The Navajo People

Published: 2021-06-29 07:07:44
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Category: Philosophy

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The aspects that I will be discussing will be the Navajo's beliefs and values, sickness and healing, kinship, and their social organization. Every culture has a primary mode of subsistence that makes them unique. Among the Navajo culture their primary mode of subsistence are pastoralists. Pastoralists have an impact on different aspects within the culture. "Pastoralists are those who regularly move in search of naturally occurring grass and water." (Nowak & Laird, 2010) Navajo's are an Indian tribe that live on reservations and sometimes reside on public domains outside of the reservations. The Navajo nation is the largest reservation in North America. The Navajo tribe is the natives of what is called the Four Corners region that reside in Arizona, New Mexico, Utah, and Colorado. Navajo's call themselves Diné meaning "the people." Up until 1848, the land on which the Navajos lived had belonged to Mexico.
The Navajos had to continually fight not only the Spanish, but also other Indian tribes in order to live on this land. They continued this fight up until the 1850's and 1860's when American's built Fort Defiance for the Navajo country, near what is now called Window Rock, Arizona. Only soon to be captured and killed by the Americans. After having to surrender and forced to walk 300 miles to Fort Sumner in eastern New Mexico, and years of being treated horribly they were allowed to return to their homeland. After many years of this they finally got to return to their normal lives of farming, herding sheep, and weaving.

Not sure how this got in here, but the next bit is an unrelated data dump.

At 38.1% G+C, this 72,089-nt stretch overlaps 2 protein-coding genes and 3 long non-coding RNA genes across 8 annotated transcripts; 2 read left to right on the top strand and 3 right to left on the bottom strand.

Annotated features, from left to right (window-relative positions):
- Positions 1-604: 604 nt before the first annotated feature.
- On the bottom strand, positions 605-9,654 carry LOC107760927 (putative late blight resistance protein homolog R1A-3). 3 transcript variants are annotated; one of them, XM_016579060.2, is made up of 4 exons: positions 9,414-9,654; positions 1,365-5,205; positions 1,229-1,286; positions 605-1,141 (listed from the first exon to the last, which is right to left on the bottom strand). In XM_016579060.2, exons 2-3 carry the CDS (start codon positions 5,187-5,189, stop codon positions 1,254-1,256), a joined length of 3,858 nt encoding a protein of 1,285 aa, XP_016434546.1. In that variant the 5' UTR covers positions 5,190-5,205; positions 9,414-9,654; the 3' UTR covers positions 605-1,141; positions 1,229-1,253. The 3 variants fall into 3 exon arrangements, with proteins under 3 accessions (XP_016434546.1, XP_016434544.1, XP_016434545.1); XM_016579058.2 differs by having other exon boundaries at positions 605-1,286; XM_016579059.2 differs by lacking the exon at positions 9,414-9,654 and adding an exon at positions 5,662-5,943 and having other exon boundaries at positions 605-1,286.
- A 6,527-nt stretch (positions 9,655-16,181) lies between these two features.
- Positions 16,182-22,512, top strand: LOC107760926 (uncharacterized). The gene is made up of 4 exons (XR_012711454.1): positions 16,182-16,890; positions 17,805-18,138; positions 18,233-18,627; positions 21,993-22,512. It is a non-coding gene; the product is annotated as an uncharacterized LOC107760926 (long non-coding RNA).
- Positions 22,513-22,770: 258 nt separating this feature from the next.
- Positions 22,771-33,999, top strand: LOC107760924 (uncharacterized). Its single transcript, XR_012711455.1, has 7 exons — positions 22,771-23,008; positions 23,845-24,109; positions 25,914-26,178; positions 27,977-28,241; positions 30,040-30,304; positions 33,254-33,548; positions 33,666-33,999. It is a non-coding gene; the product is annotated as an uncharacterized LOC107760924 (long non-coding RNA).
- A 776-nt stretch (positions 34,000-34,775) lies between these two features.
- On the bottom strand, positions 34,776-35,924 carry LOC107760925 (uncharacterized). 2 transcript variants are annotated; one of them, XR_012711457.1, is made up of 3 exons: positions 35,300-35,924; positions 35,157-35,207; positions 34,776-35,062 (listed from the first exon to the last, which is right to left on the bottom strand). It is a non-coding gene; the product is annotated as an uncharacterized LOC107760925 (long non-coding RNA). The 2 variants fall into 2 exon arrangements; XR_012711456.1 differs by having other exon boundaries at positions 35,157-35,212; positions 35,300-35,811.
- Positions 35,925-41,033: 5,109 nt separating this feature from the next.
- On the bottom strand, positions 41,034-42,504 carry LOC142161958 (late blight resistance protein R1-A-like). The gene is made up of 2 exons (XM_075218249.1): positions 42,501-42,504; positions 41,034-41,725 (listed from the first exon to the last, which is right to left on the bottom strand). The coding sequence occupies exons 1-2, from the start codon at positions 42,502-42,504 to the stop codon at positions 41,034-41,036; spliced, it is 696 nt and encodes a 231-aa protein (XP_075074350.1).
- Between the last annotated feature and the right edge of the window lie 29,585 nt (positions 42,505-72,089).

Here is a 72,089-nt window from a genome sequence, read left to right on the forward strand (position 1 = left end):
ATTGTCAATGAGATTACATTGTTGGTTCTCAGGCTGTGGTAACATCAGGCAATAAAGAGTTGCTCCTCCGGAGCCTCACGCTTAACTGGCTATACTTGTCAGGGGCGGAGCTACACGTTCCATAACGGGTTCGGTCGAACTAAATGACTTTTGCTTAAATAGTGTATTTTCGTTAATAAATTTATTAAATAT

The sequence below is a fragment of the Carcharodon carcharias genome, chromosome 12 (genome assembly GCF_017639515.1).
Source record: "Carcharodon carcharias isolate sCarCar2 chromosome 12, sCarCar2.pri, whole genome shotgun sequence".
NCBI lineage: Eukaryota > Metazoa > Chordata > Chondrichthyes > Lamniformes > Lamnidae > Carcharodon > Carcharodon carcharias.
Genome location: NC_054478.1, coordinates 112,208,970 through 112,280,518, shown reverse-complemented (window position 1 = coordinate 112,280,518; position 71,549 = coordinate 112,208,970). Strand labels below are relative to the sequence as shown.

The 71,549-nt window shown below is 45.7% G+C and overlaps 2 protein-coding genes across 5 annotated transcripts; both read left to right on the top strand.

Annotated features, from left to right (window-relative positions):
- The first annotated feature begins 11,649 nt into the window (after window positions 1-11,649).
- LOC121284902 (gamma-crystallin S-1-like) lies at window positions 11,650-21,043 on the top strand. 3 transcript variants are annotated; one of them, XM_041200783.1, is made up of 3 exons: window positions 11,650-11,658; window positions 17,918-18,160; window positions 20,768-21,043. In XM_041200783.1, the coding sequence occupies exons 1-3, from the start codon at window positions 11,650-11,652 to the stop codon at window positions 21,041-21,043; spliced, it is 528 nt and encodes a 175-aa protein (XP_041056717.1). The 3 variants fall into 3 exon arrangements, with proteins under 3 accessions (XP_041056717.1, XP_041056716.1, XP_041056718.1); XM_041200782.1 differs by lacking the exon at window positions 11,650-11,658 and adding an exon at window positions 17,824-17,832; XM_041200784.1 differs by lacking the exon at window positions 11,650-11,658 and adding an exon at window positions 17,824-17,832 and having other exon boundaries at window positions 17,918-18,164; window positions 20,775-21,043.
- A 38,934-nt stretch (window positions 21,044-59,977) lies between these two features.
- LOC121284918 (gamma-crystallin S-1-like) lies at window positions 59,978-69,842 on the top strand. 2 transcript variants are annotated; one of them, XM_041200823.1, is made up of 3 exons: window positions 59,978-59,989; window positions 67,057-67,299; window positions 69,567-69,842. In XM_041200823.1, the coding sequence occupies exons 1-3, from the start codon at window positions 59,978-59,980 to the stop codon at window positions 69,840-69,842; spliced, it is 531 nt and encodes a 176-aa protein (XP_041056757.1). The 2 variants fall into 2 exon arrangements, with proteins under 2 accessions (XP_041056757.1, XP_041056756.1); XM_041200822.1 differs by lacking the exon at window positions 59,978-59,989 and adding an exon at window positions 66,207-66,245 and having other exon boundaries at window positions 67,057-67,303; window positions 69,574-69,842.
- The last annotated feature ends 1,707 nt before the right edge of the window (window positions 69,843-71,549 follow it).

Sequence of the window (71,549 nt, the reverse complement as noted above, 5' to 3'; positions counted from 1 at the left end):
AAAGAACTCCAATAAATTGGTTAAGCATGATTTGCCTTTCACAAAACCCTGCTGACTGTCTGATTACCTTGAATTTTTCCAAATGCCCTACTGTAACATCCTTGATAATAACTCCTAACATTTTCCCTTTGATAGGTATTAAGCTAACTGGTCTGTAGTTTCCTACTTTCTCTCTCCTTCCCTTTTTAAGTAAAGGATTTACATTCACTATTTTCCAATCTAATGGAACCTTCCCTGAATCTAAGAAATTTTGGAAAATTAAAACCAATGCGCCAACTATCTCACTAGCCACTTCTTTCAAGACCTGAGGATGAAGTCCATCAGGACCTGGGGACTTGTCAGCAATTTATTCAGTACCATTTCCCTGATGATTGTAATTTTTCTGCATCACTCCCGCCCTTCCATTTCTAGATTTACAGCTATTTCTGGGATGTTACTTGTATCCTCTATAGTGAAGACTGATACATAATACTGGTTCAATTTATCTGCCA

The Navajo speak an Apachean language which is classified in the Athabaskan language family. At some point in prehistory the Navajo and Apache migrated to the Southwest from Canada, where most other Athabaskan-speaking peoples still live; although the exact timing of the relocation is unknown, it is thought to have been between AD 1100 and 1500. These early Navajo were mobile hunters and gatherers; after moving to the Southwest, however, they adopted many of the practices of the sedentary, farming Pueblo Indians near whom they settled.
The Navajo were given the name Ni'hookaa Diyan Diné by their creators. It means "Holy Earth People". Navajos today simply call themselves "Diné", meaning "The People". The Tewa Indians were the first to call them Navahu, which means "the large area of cultivated land". The Navajo people, also known as the Diné, passed through three different worlds before emerging into this world. The Navajo creation story involves three underworlds where important events happened to shape the Fourth World where we now live. The Diné believe there are two classes of beings: the Earth People and the Holy People.
The Holy People are believed to have the power to aid or harm the Earth People. Since Earth People of the Diné are an integral part of the universe, they must do everything they can to maintain harmony or balance on Mother Earth. It is believed that centuries ago the Holy People taught the Diné how to live the right way and to conduct their many acts of everyday life. They were taught to live in harmony with Mother Earth, Father Sky and the many other elements such as man, animals, plants, and insects. "For the Navajos, each song is a prayer to the Holy People -or supernatural beings- who take care of them. Navajo songs are sung in ceremonies to cure the sick or to protect their families, homes, crops or herds. Every Navajo ceremony includes a "Blessingway Song". It provides a blessing for a long and happy life".

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